Countries pledge $110 million for UN Palestinian agency

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More than $110 million was raised Tuesday at a pledging conference to support the UN agency for Palestinian refugees UNRWA, which has been struggling since the United States slashed funding.

UNRWA chief Pierre Kraehenbuehl said the funding would allow the agency, which provides education and health services to Palestinians, to cover costs for the coming months and avoid a budget crisis.

Around 35 countries took part in the conference, mostly European and Arab nations, with the biggest contributions coming from the EU, Germany, and Britain.

The conference was held on the same day as President Donald Trump’s administration unveiled the economic component of a long-awaited Middle East peace plan, at a workshop in Bahrain.

The US plan dangles the prospect of $50 billion of investment in the Palestinian territories and neighboring Arab countries over 10 years.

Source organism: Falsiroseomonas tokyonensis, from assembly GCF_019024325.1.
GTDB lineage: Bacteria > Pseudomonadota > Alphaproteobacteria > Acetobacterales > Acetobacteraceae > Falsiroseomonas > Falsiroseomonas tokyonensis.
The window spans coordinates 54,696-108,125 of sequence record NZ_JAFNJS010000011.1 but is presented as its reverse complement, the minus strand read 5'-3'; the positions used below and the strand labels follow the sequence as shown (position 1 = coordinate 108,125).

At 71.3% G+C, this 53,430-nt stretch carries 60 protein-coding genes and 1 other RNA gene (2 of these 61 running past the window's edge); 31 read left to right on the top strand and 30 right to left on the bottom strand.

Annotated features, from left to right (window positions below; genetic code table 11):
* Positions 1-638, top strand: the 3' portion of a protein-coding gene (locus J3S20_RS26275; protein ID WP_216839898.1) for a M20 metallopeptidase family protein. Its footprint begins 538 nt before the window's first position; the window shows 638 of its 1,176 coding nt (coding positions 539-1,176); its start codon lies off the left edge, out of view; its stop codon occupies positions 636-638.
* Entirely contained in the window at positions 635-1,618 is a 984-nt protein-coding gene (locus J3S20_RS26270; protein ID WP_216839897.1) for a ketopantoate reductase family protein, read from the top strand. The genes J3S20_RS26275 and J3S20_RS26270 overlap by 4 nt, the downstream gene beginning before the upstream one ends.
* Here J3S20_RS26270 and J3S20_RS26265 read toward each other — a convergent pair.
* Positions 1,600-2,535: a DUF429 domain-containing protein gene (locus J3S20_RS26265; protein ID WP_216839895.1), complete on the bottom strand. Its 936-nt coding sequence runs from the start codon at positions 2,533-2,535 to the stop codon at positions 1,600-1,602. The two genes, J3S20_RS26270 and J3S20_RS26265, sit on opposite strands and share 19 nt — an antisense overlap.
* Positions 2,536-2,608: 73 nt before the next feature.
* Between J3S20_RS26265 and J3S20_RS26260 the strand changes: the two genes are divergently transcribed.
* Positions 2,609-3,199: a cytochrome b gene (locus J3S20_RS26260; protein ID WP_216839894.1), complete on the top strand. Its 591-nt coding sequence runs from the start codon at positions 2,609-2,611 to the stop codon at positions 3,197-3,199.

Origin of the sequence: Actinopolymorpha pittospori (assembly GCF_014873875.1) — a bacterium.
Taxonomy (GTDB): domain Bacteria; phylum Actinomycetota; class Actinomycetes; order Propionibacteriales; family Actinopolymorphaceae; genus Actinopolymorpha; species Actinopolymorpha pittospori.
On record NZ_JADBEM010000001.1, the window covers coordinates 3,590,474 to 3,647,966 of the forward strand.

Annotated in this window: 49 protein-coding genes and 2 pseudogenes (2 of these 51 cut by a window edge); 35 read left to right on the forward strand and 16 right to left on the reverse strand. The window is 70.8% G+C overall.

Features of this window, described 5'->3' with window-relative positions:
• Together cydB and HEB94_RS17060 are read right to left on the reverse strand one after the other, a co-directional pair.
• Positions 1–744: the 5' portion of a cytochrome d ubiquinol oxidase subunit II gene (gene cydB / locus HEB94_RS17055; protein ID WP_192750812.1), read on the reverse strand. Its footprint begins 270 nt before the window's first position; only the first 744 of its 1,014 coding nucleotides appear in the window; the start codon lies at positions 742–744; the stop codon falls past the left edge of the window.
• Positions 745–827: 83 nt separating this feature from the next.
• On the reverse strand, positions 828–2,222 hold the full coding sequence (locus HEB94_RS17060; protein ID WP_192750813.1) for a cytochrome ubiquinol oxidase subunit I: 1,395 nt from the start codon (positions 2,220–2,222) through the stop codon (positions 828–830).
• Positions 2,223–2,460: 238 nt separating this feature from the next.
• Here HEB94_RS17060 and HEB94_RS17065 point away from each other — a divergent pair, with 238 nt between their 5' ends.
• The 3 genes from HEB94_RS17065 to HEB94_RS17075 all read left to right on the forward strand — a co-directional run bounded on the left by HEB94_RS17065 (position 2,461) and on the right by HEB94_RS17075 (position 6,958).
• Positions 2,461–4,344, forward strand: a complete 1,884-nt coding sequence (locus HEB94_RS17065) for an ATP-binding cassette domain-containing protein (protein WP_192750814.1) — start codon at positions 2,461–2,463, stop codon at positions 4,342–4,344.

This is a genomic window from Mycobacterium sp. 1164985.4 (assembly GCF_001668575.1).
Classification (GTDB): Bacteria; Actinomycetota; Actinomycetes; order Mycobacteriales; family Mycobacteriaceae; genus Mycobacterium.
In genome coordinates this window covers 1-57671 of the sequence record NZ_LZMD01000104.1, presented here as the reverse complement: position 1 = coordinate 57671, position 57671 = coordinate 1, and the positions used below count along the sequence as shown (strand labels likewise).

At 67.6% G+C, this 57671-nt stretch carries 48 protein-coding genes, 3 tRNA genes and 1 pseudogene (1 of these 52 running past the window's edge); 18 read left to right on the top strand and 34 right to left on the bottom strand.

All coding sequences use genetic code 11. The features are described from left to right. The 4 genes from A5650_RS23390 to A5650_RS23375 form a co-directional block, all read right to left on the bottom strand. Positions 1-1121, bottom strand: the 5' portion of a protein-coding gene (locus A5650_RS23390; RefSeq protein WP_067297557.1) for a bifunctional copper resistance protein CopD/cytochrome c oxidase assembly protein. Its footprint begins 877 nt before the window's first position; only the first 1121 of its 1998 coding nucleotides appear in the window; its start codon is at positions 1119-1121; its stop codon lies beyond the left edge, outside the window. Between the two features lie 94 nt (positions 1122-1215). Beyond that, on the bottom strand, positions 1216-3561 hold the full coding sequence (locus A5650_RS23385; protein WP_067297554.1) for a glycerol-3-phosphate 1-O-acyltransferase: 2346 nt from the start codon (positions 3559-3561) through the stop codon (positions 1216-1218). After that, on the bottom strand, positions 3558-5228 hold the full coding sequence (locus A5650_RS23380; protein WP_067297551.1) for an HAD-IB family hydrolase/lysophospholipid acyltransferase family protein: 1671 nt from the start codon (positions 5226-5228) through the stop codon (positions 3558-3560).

Last year, the Trump administration cut all funding to UNRWA, arguing that it was flawed as Washington pressed ahead with work on proposals for an Israeli-Palestinian solution.

US Middle East advisor Jason Greenblatt in May told the Security Council that the agency should be dismantled and its services handed over to countries hosting the Palestinian refugees and NGOs.

Kraehenbuehl welcomed the pledge of $110 million, saying it was an “important amount” but said UNRWA would be seeking more funding to cover its annual budget of $1.2 billion in September.

“We hope this allows us to bridge a lot of the needs that we have in the next three to four months,” he told reporters.

There were no announcements of new contributions from Gulf countries, but the UNRWA chief stressed there were strong expressions of support for the agency’s work.

Last year, UNRWA relied on extra money from member states and internal savings to cover a $446 million budgetary hole. This year it unveiled a budget of $1.2 billion, unchanged from 2018.

Founded in 1949, UNRWA runs schools and provides health care for some five million Palestinian refugees in Jordan, Lebanon, Syria, the West Bank, and the Gaza Strip.

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